The “splinternet” is a term coined by the Economist to describe an emerging reality where cyberspace is controlled and regulated by different countries.
The splinternet, which was previously just a concept, has now become a dangerous reality. With the future of the "World Wide Web" at stake, governments and advocates in support of a free and open internet have an obligation to stem the tide of authoritarian regimes isolating the web to control information and their populations.
The current splinternet is an extension of the "splintering" trend that has occurred within international relations and it comes at a time when cyberspace remains relatively unregulated.
There are three reasons for this shift: Firstly, states have felt increasing pressure to control information in response to events such as the Arab Spring; Secondly, cyberattacks including those by Russia on Ukraine or Iran's nuclear program affected their ability to access information via the internet;And thirdly, there is no global governance body with jurisdiction over all countries who share responsibility for ensuring peace through diplomacy and trade agreements.
However, the future is not bleak. Human Right organisations have been championing digital rights as part of core fundamental freedoms that are necessary in order to ensure the meaningful exercise of human rights.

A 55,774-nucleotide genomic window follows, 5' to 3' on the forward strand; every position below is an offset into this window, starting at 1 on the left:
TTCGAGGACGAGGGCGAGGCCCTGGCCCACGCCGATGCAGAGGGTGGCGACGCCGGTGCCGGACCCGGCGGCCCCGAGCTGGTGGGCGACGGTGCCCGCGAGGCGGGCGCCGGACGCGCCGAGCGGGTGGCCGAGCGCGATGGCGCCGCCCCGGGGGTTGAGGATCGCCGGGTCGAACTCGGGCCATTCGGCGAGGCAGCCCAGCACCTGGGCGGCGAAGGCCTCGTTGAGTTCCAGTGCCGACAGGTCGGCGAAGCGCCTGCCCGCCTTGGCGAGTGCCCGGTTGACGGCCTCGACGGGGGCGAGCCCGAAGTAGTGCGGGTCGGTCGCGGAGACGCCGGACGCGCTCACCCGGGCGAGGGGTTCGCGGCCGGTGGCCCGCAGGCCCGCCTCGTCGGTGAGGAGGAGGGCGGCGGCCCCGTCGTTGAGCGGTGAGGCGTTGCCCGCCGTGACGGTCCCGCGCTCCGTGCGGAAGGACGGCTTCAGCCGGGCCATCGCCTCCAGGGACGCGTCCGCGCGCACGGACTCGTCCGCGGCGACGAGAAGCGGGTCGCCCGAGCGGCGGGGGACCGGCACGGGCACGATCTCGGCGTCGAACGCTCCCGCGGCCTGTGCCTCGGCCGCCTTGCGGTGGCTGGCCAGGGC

The 'splinternet' has momentum, but there's still time to stop it from becoming a bleak reality by supporting global efforts for internet freedom. Optimism against the splinternet from being an issue can be found via the formation of the International Telecommunications Union (ITU), a United Nations agency for information and communication technologies, which would be put in charge of internet governance; or to promote multistakeholderism*.
*Multistakeholder governance is a practice of governance that employs bringing multiple stakeholders together to participate in dialogue, decision making, and implementation of responses to jointly perceived problems
But, despite efforts to unite to protect citizens rights, many fear it is not enough and more worrying problems may already exist in how users behave online. There is a worrying trend for polarization and 'anti-social media' being fuelled by propaganda and big data companies with a clear agenda. The Cambridge Analytica scandal showed how easily the population can be manipulated online—so perhaps some stricter online regulations could be a good thing, right?
The problem is figuring out a balance of policing fake news, hate speech, and harmful content—whilst still giving users freedom of choice, and safety to use the internet without being tightly monitored. In some countries, citizens can be jailed for sharing news, even if it is factually correct.
To promote unrestricted, yet responsible, internet usage, countries are agreeing to the “code of conduct” set out by the “Global Network Initiative,” which is a group that aims to "promote and protect freedom of expression."
This code will not only regulate what information can be shared online but also how it should be monitored. This would entail guidelines on how to:
It would require all signatories—which include tech companies like Facebook, Google, and Twitter, along with internet service providers (ISPs)—to commit to upholding these principles. And if they don't? They could face consumer boycotts in their home country and potentially face legal challenges.
Some countries already have heavy internet restrictions put in place, such as China, Iran, and Russia.